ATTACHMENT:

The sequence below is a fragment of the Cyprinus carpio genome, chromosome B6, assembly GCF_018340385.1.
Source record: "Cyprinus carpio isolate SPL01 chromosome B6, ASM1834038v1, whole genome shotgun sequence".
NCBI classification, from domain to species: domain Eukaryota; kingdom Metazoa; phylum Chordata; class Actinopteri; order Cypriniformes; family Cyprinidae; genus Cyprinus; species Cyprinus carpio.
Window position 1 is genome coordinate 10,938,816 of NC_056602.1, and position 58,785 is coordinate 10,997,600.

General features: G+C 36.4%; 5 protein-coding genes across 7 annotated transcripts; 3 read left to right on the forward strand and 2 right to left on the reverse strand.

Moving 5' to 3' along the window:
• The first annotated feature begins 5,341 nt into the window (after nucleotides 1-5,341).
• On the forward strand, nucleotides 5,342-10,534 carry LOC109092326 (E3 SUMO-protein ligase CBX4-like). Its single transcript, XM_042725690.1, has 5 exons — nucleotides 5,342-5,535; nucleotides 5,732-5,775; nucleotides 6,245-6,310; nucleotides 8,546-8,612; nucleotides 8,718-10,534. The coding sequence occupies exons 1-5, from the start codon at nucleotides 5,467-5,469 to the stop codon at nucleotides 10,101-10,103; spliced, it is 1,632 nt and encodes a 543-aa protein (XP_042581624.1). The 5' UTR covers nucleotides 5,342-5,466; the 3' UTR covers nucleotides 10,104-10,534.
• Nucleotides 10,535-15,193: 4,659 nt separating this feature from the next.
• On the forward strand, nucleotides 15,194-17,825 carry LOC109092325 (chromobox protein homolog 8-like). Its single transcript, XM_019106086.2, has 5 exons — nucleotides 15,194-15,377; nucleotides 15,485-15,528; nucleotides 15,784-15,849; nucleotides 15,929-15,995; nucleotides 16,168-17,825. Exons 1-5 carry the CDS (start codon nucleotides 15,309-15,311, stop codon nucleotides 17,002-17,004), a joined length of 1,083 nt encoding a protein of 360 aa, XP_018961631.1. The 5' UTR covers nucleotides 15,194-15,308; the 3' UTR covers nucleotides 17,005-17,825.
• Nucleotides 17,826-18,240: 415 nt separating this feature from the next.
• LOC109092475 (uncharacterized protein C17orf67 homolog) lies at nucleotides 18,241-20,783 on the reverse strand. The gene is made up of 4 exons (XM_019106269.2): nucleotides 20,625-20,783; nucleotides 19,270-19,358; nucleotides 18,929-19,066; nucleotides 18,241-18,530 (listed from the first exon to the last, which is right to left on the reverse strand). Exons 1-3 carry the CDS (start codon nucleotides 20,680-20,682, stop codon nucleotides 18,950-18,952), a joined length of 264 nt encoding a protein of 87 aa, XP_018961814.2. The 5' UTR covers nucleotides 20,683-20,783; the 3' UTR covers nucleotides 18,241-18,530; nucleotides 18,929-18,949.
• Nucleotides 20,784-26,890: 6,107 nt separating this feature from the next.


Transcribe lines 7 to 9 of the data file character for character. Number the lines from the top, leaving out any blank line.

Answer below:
• The first annotated feature begins 5,341 nt into the window (after nucleotides 1-5,341).
• On the forward strand, nucleotides 5,342-10,534 carry LOC109092326 (E3 SUMO-protein ligase CBX4-like). Its single transcript, XM_042725690.1, has 5 exons — nucleotides 5,342-5,535; nucleotides 5,732-5,775; nucleotides 6,245-6,310; nucleotides 8,546-8,612; nucleotides 8,718-10,534. The coding sequence occupies exons 1-5, from the start codon at nucleotides 5,467-5,469 to the stop codon at nucleotides 10,101-10,103; spliced, it is 1,632 nt and encodes a 543-aa protein (XP_042581624.1). The 5' UTR covers nucleotides 5,342-5,466; the 3' UTR covers nucleotides 10,104-10,534.
• Nucleotides 10,535-15,193: 4,659 nt separating this feature from the next.